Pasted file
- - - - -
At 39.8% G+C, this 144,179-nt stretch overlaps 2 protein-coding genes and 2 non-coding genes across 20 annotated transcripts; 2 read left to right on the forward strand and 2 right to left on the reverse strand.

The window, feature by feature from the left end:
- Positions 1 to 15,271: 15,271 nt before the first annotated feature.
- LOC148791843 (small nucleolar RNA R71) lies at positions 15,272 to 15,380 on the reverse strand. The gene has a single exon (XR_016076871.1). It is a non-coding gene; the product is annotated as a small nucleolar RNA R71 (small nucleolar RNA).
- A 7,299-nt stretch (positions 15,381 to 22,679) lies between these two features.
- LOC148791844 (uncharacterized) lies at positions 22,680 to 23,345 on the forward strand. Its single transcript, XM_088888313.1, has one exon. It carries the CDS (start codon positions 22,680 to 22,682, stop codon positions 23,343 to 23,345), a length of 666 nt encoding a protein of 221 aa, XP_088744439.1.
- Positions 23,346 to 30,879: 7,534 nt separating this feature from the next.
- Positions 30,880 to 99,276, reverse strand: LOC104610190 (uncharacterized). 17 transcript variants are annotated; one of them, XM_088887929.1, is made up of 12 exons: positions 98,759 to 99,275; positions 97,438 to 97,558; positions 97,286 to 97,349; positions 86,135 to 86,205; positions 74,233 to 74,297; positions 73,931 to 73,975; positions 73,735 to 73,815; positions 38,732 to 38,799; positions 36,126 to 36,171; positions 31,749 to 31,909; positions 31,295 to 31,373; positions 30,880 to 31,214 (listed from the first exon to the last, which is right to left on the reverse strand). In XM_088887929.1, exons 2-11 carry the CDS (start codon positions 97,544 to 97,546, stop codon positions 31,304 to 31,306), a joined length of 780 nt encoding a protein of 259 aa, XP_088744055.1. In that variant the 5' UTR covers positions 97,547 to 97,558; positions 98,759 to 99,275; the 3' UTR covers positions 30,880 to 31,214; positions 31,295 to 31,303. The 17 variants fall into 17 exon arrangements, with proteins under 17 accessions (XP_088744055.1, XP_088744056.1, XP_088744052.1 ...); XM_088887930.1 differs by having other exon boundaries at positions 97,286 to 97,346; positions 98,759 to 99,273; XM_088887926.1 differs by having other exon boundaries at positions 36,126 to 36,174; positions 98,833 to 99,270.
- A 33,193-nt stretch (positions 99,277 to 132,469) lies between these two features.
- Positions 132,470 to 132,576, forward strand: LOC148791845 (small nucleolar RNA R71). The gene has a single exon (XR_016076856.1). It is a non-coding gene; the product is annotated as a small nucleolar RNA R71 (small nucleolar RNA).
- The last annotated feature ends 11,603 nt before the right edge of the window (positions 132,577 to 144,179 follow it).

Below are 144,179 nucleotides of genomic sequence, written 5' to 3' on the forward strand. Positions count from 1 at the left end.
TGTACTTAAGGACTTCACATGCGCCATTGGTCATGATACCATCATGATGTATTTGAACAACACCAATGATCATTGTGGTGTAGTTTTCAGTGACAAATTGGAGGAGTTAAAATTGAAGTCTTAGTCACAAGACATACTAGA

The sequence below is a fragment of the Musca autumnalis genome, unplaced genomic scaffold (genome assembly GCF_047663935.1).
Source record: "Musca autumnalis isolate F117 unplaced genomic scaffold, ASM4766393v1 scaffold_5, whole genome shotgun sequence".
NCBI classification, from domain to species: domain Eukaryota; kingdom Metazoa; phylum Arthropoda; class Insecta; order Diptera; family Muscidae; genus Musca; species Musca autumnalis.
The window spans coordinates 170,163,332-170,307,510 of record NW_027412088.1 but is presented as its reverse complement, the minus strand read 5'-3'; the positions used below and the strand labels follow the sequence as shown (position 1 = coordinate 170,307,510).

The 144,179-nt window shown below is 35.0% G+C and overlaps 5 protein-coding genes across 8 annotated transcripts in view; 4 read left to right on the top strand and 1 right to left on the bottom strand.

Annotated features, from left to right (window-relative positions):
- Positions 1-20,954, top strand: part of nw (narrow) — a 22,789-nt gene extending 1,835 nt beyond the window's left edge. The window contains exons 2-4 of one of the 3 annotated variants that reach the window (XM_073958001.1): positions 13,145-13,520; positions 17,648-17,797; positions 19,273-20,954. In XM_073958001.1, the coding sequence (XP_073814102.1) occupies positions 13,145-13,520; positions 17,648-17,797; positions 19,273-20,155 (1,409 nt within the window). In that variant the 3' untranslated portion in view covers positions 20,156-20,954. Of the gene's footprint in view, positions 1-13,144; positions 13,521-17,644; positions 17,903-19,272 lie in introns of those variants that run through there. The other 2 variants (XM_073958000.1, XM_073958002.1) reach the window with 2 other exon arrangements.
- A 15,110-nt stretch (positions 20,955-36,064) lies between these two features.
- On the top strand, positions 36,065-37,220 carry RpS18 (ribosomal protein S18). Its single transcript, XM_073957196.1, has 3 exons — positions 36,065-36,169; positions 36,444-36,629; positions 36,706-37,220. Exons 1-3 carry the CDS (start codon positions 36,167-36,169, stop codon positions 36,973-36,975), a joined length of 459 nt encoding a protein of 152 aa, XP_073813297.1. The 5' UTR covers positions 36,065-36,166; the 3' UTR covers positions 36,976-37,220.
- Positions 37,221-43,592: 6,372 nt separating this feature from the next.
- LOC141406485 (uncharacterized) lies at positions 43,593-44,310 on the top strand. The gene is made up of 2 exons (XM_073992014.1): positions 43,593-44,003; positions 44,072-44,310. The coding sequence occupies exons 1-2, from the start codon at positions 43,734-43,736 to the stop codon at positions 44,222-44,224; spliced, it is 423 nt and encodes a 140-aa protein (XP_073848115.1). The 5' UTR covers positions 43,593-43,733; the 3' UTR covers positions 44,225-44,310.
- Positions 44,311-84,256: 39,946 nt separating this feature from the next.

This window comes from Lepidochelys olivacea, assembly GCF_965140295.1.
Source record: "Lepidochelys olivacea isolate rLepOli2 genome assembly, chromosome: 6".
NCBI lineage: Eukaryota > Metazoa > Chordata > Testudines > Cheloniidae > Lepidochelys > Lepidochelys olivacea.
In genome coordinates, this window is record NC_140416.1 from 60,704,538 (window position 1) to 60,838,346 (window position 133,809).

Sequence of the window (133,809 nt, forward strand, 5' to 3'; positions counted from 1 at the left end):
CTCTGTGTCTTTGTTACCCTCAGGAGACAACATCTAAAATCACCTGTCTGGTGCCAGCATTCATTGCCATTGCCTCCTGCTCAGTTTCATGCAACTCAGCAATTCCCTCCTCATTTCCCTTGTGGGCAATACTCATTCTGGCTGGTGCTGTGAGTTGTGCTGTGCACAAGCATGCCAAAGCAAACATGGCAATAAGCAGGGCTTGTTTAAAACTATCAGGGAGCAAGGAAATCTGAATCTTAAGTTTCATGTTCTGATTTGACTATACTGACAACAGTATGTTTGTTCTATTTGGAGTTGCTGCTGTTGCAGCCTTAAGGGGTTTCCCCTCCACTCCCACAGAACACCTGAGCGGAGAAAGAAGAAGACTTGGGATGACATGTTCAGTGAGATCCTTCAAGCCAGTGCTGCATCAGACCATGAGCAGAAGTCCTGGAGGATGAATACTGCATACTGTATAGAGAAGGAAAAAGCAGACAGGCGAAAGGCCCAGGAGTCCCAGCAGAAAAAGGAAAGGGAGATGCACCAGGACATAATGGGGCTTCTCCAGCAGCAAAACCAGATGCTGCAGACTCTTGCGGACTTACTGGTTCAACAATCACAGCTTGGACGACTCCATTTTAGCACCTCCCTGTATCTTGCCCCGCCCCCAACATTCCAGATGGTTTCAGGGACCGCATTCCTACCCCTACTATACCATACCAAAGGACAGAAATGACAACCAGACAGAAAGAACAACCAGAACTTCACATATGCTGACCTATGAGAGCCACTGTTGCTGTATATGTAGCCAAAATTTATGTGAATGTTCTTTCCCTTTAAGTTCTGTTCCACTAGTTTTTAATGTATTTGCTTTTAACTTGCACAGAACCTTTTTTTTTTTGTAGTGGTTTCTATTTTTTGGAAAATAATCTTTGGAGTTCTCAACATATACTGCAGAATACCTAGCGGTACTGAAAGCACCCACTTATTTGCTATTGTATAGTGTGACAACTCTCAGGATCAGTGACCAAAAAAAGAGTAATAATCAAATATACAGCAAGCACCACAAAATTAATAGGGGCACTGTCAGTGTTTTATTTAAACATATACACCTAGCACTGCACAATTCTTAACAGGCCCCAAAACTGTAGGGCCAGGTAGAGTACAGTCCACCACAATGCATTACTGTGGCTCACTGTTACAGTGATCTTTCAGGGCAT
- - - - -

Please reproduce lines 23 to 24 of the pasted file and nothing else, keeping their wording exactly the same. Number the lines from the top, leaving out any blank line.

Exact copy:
- Positions 37,221-43,592: 6,372 nt separating this feature from the next.
- LOC141406485 (uncharacterized) lies at positions 43,593-44,310 on the top strand. The gene is made up of 2 exons (XM_073992014.1): positions 43,593-44,003; positions 44,072-44,310. The coding sequence occupies exons 1-2, from the start codon at positions 43,734-43,736 to the stop codon at positions 44,222-44,224; spliced, it is 423 nt and encodes a 140-aa protein (XP_073848115.1). The 5' UTR covers positions 43,593-43,733; the 3' UTR covers positions 44,225-44,310.